Well, all works fine since today when, after one year, we discovered a little bug (bugs do not exist: they are only unwanted features :) ) and I’ve to update my script.

To allow this, I changed my script inside my SharePoint Solution and then I should deploy again my WSP with the new script and the Custom Action Element file updated with a new version number.

In this case, custom action definition is in the same solution of all other custom SharePoint artifacts:
  • Site Fields
  • Content Types
  • List definitions
  • List Instances
  • Modules
  • ·    

Deploying this WSP means deploy again all the above object inside, in my case, a site collection with giga bytes of critical documents.

This operation, within SharePoint online, is a lottery!!!

Then I thought to create a very simple console application which update this parameter using CSOM (Client Side Object Model).

Using NuGet I added the SharePoint client DLL to my project (Microsoft.Sharepoint.2013.Client.16) and then I wrote this simple code.

Comments between the lines…

using Microsoft.SharePoint.Client;
using System;
using System.Collections.Generic;
using System.Linq;
using System.Security;
using System.Text;
using System.Threading.Tasks;

namespace UpdateCustomAction
{
    class Program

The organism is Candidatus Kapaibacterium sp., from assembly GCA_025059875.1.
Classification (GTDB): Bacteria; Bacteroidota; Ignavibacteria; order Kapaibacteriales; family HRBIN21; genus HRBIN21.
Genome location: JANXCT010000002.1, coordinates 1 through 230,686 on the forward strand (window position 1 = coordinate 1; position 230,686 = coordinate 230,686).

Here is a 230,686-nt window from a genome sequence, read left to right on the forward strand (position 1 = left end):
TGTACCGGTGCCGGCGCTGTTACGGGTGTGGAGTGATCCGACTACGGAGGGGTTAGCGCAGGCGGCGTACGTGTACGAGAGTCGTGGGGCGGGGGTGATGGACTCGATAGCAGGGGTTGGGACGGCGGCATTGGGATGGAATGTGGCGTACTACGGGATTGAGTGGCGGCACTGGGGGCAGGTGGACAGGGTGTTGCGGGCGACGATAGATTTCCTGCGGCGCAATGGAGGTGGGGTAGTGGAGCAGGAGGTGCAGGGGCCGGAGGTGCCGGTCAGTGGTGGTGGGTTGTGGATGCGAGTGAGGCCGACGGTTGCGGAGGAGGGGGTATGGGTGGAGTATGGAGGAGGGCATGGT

{
        static void Main(string[] args)
        {

            string siteUrl = "https://xxx.sharepoint.com/sites/xx-xx-xxxxxx";
            string pwd = "yyyyy";
            string userName = "sergio.russo@xxxxx.com";

            using (ClientContext clientContext = new ClientContext(siteUrl))
            {
                //Creating SPOnline Credentials
                SecureString securePassword = new SecureString();
                foreach (char c in pwd.ToCharArray()) securePassword.AppendChar(c);
                clientContext.Credentials = new SharePointOnlineCredentials(userName, securePassword);

                //Getting SPWeb
                Web web = clientContext.Web;
                var userCA = web.UserCustomActions;

                //Loading Web Custom Actions
                clientContext.Load(userCA);
                clientContext.ExecuteQuery();

                //Getting the list of all custom actions with use my script as ScriptSrc
                var copyJsActions = userCA.Where(u => (u.ScriptSrc != null) && (u.ScriptSrc.ToLower().StartsWith("~sitecollection/style library/scripts/copyxxx.js"))).ToList();

                foreach (var copyJsAction in copyJsActions)
                {
                    //Replecing the version parameter
                    string s = copyJsAction.ScriptSrc;
                    string s1 = s.Substring(0, s.LastIndexOf("?"));
                    string res = $"{s1}?version=2017.01.19";
                    copyJsAction.ScriptSrc = res;

                    //Update the custom action
                    copyJsAction.Update();
                    clientContext.ExecuteQuery();

                }
               
                if (copyJsActions.Count == 0)
                {
                    Console.WriteLine("Custom Action not found");

                }

                Console.ReadLine();

            }
        }
    }
}